Lichtenstein’s Man with Coat (1961)

Lichtenstein's Man with a Coat, like most of his images, is more than what it seems. For many centuries artists have depicted their self-portraits or an alter ego holding up something as a metaphoric depiction of their own painting or sculpture. I have shown examples by Filippino Lippi, Cellini, Guido Reni and, of course, Michelangelo's great Pietà....

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Captions for image(s) above:

Lichtenstein, Man with Coat (1961) Pochoir, brush, pen and ink on paper. The Sonnabend Collection.

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....and by Rembrandt and Caravaggio too. At top the young Dutchman's Self-portrait with a Dead Bittern depicts the artist showing us an example of his painting, the Dead Bittern. His extended arm is a pose all painters are physically familiar with. Many then will see it as that of a painter stretching towards a canvas.

In the lower image Carvaggio does likewise.The young warrior David, a common alter ego in earlier centuries, shows us the artist's own self-portrait in a similar fashion.

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Captions for image(s) above:

Top: Rembrandt, Self-portrait with a Dead Bittern (1639) Oil on panel. Gemäldegalerie, Berlin
Bottom: Caravaggio, David with the Head of Goliath (c.1610) Oil on canvas. Galleria Borghese, Rome

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Although Lichtenstein's man holds up the coat with one arm extended, he touches it with the other. That gentle gesture has meaning as well. As explained in entries on Rembrandt's Self-portrait with Saskia and Van Dyck's Titian with His Mistress (both, top) an open hand touches a figure and thereby paints it. Both hands in Picasso's Two Nudes (bottom) paint the nudes painting themselves though the one on the left is the type used by Lichtenstein.

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Captions for image(s) above:

Top L: Rembrandt, Self-portrait with Saskia, detail (c.1635)
Top R: After Van Dyck's Titian with His Mistress, detail (1630s)
Bottom: Picasso, Two Nudes, detail (1906)

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Lichtenstein's man must therefore be the "artist"; his coat is his "painting". He may even have recalled how paint can be applied "in coats".1 The wire hook, resembling a halo, when combined with the lines of radiance from the coat, suggest the artist's divinity and purity of mind, the result of Lichtenstein's clever use of a 1950's advertising symbol for cleanliness: radiating lines, which are themselves a draughtsman's stock-in-trade.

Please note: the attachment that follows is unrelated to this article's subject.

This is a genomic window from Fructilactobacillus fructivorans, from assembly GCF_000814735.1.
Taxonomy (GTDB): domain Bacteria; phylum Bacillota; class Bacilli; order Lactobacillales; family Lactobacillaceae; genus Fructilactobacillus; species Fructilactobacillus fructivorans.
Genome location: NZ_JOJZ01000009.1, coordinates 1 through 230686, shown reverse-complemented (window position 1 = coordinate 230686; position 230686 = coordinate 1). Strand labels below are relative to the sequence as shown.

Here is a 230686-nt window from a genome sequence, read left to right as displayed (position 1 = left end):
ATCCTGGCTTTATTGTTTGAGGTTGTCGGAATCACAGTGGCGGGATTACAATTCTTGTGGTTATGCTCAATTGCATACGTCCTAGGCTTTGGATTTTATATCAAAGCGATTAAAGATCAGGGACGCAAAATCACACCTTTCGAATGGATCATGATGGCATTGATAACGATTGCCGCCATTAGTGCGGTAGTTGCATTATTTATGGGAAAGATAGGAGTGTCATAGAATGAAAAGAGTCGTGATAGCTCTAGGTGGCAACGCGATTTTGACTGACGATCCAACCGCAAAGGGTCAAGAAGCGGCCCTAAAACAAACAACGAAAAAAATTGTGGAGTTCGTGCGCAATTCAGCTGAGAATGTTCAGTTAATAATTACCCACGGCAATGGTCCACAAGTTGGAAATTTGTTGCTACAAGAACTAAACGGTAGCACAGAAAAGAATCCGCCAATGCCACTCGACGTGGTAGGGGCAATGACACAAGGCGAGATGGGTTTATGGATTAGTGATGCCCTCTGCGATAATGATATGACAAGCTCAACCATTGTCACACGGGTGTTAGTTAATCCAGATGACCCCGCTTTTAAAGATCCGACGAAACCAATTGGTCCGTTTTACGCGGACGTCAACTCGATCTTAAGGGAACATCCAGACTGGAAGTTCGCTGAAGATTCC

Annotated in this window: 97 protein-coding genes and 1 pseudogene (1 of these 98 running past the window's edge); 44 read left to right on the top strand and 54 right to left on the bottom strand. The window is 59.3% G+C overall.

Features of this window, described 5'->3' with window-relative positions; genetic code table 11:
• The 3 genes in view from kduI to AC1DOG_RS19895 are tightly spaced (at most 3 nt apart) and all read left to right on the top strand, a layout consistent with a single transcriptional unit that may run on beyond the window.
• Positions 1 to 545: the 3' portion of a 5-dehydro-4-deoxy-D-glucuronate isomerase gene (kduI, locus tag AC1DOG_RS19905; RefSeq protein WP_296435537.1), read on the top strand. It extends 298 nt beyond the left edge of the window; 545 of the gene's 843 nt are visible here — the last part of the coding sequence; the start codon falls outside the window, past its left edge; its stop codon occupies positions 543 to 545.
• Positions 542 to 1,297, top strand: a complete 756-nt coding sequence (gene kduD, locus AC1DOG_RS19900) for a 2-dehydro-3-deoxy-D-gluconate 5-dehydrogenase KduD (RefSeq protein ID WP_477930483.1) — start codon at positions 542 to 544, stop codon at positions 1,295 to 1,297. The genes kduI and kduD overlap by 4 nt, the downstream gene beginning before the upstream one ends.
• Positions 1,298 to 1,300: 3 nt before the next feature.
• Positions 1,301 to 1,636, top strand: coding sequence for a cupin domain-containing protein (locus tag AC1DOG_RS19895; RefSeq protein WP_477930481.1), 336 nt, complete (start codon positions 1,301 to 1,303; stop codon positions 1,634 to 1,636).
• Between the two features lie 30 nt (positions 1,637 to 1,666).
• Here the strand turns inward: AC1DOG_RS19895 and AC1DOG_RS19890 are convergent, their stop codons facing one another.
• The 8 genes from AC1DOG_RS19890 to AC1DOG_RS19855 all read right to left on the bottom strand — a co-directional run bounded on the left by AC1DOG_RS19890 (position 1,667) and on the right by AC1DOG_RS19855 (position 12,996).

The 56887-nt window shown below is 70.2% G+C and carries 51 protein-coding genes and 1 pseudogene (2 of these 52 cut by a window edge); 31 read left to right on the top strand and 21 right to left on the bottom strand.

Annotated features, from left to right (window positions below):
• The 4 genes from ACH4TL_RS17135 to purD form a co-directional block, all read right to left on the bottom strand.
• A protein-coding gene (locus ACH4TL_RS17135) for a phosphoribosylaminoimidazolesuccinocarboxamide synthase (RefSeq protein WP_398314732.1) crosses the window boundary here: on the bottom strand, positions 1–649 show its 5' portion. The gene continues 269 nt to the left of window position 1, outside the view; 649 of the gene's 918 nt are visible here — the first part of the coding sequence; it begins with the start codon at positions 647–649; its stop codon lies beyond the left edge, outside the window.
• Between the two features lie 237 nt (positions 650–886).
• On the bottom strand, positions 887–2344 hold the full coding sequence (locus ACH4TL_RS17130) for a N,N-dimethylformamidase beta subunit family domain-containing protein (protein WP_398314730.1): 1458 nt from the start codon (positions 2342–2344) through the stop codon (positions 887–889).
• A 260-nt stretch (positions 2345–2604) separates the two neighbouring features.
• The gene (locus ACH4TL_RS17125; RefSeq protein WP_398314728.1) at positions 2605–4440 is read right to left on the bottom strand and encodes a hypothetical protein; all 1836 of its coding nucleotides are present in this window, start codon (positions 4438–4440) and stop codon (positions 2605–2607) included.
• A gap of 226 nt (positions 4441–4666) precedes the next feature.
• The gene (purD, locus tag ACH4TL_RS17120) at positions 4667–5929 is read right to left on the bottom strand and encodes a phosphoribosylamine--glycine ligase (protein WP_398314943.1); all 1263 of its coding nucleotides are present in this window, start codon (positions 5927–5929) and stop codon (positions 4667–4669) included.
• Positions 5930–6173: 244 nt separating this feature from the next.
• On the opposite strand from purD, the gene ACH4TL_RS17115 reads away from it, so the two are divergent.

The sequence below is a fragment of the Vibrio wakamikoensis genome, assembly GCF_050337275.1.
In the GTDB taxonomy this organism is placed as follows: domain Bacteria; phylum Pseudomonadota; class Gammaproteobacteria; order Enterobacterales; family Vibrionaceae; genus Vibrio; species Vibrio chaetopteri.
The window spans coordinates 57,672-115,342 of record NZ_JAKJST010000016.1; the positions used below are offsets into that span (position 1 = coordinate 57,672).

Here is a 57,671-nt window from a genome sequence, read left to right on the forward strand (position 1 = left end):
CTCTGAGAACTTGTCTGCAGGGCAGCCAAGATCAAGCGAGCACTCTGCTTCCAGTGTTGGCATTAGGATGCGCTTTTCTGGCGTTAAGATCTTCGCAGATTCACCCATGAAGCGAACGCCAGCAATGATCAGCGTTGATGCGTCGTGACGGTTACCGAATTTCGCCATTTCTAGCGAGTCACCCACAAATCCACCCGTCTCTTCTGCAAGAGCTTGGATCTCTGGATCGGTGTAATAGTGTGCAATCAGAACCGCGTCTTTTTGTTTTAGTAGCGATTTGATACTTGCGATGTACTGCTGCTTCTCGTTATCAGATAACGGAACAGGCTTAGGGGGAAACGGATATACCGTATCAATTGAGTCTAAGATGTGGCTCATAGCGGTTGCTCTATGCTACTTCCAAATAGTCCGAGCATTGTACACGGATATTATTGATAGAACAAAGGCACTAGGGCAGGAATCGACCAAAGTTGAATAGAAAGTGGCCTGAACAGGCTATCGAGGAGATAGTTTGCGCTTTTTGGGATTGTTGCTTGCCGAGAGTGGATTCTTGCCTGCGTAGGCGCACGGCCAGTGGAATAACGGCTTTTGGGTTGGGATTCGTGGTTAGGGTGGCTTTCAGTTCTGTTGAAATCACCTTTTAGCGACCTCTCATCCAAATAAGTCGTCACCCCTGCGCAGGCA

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Captions for image(s) above:

Man with Coat (1961)

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That is not all. I suspect that the lapels form Lichtenstein's initial "L" (top), not just on left and right as in the two sides of the brain, but above and below as well (across the dotted line) as if Narcissus were looking at his reflection in a pool. Indeed the dividing line between the L and its reflection goes straight to the man's eye. Narcissus, of course, was the legendary inventor of painting because painters paint themselves.2 There are potential L-forms in the pockets too (indicated in diagram below) while the concise belt buckle is both phallic and shaped like a paintbrush.

Lichtenstein, as early drawings like this show, was both a man of his time and of art. He thought profoundly and conveyed it behind the modern disguise of casual appearances.



 

Captions for image(s) above:

Top and Bottom: Two diagrams of Lichtenstein's Man with a Coat, one identifies the L's in the lapels reflected (top), the other additional L-shapes and phallic-brush-shape in belt buckle (bottom).

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Notes:

1. Lichtenstein made a similar play-on-words in his contemporaneous drawing Keds. Graham Bader has noted that the sole of the shoe refers to the soul. Bader, "Drawing Touch" in Roy Lichtenstein: The Black-and-White Drawings 1961-1968 (New York: The Morgan Library) 2010, p. 47

2. According to the Renaissance art theorist, L.B. Alberti, in his treatise On Painting.

Original Publication Date on EPPH: 08 Mar 2013. © Simon Abrahams. Articles on this site are the copyright of Simon Abrahams. To use copyrighted material in print or other media for purposes beyond 'fair use', you must obtain permission from the copyright owner. Websites may link to this page without permission (please do) but may not reproduce the material on their own site without crediting Simon Abrahams and EPPH.